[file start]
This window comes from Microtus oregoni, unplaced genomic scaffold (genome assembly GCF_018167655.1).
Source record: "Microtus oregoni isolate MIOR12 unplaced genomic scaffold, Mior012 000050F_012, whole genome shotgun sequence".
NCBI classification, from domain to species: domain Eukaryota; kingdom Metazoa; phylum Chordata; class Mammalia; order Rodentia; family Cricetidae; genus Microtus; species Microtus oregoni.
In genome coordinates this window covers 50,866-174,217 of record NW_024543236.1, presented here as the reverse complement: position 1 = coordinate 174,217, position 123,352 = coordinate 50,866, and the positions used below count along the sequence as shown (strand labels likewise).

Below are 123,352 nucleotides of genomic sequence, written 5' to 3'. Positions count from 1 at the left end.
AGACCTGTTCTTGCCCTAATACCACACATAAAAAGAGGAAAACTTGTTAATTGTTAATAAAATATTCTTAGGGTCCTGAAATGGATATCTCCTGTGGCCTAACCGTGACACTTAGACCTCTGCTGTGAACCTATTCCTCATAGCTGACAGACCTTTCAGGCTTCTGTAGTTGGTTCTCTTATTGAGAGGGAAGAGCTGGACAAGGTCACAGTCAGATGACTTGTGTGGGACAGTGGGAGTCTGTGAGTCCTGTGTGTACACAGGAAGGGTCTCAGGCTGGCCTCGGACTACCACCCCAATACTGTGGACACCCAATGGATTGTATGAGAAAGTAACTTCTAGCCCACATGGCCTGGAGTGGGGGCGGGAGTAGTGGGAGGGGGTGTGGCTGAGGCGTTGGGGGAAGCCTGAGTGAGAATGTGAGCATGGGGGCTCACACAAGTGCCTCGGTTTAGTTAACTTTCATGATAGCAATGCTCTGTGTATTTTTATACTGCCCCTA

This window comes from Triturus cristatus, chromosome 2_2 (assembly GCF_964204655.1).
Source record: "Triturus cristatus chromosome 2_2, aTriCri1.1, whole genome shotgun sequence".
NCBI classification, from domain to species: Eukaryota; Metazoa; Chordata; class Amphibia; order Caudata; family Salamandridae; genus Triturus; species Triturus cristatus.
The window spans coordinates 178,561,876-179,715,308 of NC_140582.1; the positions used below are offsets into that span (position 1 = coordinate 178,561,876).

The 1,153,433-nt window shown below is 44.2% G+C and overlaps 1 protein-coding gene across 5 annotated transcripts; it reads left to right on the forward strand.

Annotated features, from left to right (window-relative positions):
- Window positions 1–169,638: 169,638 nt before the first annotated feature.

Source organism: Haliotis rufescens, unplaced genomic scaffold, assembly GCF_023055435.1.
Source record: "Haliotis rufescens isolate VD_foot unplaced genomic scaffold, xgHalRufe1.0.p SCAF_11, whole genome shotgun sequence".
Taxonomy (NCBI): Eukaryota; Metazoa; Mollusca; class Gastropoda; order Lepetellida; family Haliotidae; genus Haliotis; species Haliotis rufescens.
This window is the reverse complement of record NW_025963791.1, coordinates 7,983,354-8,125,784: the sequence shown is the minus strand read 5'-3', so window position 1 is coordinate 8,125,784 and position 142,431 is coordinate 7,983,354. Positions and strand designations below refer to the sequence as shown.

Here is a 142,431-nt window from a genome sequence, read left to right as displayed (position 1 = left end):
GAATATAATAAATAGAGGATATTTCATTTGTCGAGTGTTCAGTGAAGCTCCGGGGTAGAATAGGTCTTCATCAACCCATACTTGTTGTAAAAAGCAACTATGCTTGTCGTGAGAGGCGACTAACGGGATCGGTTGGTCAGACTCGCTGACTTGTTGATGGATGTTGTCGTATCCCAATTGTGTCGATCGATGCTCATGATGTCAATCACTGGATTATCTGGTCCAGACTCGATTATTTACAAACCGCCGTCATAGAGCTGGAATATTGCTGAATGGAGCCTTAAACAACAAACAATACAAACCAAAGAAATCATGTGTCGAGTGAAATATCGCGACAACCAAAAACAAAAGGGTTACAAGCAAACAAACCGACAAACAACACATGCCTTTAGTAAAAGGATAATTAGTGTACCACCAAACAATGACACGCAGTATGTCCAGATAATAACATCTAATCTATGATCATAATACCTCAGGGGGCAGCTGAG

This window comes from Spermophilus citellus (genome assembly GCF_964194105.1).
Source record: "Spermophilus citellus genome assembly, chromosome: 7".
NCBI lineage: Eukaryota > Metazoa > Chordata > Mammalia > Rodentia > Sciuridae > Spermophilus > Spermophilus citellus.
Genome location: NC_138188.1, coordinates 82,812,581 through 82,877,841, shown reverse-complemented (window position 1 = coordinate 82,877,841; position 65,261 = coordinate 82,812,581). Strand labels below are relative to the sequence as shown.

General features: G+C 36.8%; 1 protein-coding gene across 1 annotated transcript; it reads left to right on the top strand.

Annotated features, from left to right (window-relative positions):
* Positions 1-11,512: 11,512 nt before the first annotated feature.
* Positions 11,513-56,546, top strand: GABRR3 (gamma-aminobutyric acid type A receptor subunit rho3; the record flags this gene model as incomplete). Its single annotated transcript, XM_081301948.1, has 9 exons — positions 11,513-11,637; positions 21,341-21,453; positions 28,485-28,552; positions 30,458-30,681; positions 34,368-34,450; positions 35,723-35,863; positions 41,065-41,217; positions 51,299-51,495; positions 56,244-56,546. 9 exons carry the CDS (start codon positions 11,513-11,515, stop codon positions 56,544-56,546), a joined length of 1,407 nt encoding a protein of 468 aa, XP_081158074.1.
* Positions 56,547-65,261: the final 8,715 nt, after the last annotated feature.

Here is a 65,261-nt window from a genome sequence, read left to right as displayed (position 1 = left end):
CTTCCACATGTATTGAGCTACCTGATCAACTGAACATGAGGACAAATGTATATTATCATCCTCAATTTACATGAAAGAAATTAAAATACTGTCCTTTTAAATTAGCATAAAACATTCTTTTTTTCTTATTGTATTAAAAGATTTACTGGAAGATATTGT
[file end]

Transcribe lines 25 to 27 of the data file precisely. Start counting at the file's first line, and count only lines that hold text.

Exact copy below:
Annotated features, from left to right (window-relative positions):
* Positions 1-11,512: 11,512 nt before the first annotated feature.
* Positions 11,513-56,546, top strand: GABRR3 (gamma-aminobutyric acid type A receptor subunit rho3; the record flags this gene model as incomplete). Its single annotated transcript, XM_081301948.1, has 9 exons — positions 11,513-11,637; positions 21,341-21,453; positions 28,485-28,552; positions 30,458-30,681; positions 34,368-34,450; positions 35,723-35,863; positions 41,065-41,217; positions 51,299-51,495; positions 56,244-56,546. 9 exons carry the CDS (start codon positions 11,513-11,515, stop codon positions 56,544-56,546), a joined length of 1,407 nt encoding a protein of 468 aa, XP_081158074.1.